Transforming DIB Security with Zero Trust – Part 1

by | May 30, 2023 | Standard, Uncategorized

Zero trust has emerged as one of the biggest buzzwords in cybersecurity in recent years. Many organizations are looking to implement a zero trust architecture, and zero trust has become a core part of the DoD’s security strategy.

This blog is the first of a three-part series exploring the impacts of zero trust in the Defense Industrial Base (DIB). This article provides an introduction to zero trust and its role in the DoD.

What is Zero Trust?

Zero trust is a security model designed to address the limitations of the traditional, perimeter-focused approach to cybersecurity. Under this older model, security solutions were primarily deployed at the edge of the corporate network and attempted to block threats or sensitive data from crossing this boundary. However, this approach to security left an organization blind to threats inside the perimeter and was increasingly ineffective as cloud adoption and remote work dissolved the perimeter.

A zero trust security model mandates that all access requests for corporate resources be individually validated. By eliminating the implicit trust granted to insiders under the perimeter-based model, zero trust improves an organization’s internal security visibility and its ability to detect and respond to potential threats.

The DoD Zero Trust Strategy

Zero trust has become an area of focus for many organizations because it provides them with the tools needed to protect against a growing range of sophisticated cyber threats. By making security and access management more granular, zero trust prevents threats from slipping through the cracks.

The DoD is embracing zero trust for much the same reason. In late 2022, it released its Zero Trust Strategy and Roadmap defining its strategic goals for a zero trust cybersecurity framework to be implemented by 2027.

The DoD’s strategic roadmap for zero trust centers around four high-level strategic goals, including:

  • Zero Trust Cultural Adoption: All DoD personnel understand the zero trust principles and work to implement them within the DoD.
  • DoD Information Systems Secured and Defended: DoD security systems are redesigned and updated to implement a zero trust security model.
  • Technology Acceleration: The DoD will keep pace with technological improvements in the field of zero trust.
  • Zero Trust Enablement: DoD processes, policies, and funding are aligned with zero trust principles and strategies.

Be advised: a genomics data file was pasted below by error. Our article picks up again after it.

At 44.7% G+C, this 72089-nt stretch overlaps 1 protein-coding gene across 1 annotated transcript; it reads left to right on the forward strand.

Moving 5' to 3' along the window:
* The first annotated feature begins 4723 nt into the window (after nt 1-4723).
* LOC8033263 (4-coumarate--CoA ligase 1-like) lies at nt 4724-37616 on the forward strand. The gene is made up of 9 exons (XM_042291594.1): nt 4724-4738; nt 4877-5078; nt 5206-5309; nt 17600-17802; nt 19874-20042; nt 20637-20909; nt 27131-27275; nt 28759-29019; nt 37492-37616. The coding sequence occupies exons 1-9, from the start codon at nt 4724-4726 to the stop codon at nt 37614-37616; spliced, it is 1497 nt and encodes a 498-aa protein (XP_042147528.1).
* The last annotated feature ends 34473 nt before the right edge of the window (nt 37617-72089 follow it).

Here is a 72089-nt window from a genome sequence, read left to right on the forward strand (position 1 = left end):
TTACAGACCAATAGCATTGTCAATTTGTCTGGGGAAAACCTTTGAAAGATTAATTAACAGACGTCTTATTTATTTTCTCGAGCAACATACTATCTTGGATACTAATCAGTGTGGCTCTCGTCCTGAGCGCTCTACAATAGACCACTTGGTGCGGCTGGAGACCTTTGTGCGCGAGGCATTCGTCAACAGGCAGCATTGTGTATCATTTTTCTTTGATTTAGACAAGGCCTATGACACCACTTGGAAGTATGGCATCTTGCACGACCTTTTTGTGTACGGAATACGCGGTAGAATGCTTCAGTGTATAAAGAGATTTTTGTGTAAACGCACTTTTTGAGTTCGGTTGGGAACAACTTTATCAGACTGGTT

The Seven Pillars of Zero Trust

As part of its Zero Trust strategy, the DoD also defines seven pillars of zero trust. These include:

  • Users: Zero trust involves continually monitoring, authenticating, and auditing users’ activities while ensuring the legitimacy and security of all user interactions.
  • Devices: Risk and access decisions should involve devices’ health and status, including real-time assessment, inspection, and patching.
  • Applications and Workloads: Containers and virtual machines’ security should include everything from applications to hypervisors.
  • Data: Enterprise infrastructure, standards, applications, end-to-end encryption, and data tagging should enhance and secure data visibility and security.
  • Network and Environment: Networks should have granular security enabled by micro segmentation and granular access controls and policies.
  • Automation and Orchestration: AI and automation technologies should be used to speed and enhance threat detection and response based on defined processes and security policies.
  • Visibility and Analytics: AI/ML models trained on events, activities, and behaviors should be used to enhance access decision-making and incident response.

Conclusion

Zero trust has become a central component of the DoD’s cybersecurity strategy. Understanding what zero trust is – and the DoD’s interpretation of it – will be essential to the future of government contracting. Additionally, the DoD’s “Technical Acceleration” strategic goal provides opportunities for vendors looking to meet the DoD’s zero trust needs.

This is the first piece in a three-part series exploring zero trust and the DIB. Keep an eye out for future pieces explaining the “why” and “how” of zero trust and how to more quickly achieve your organization’s zero trust goals with help from Performance Defense and EDGE 5G-XTM.

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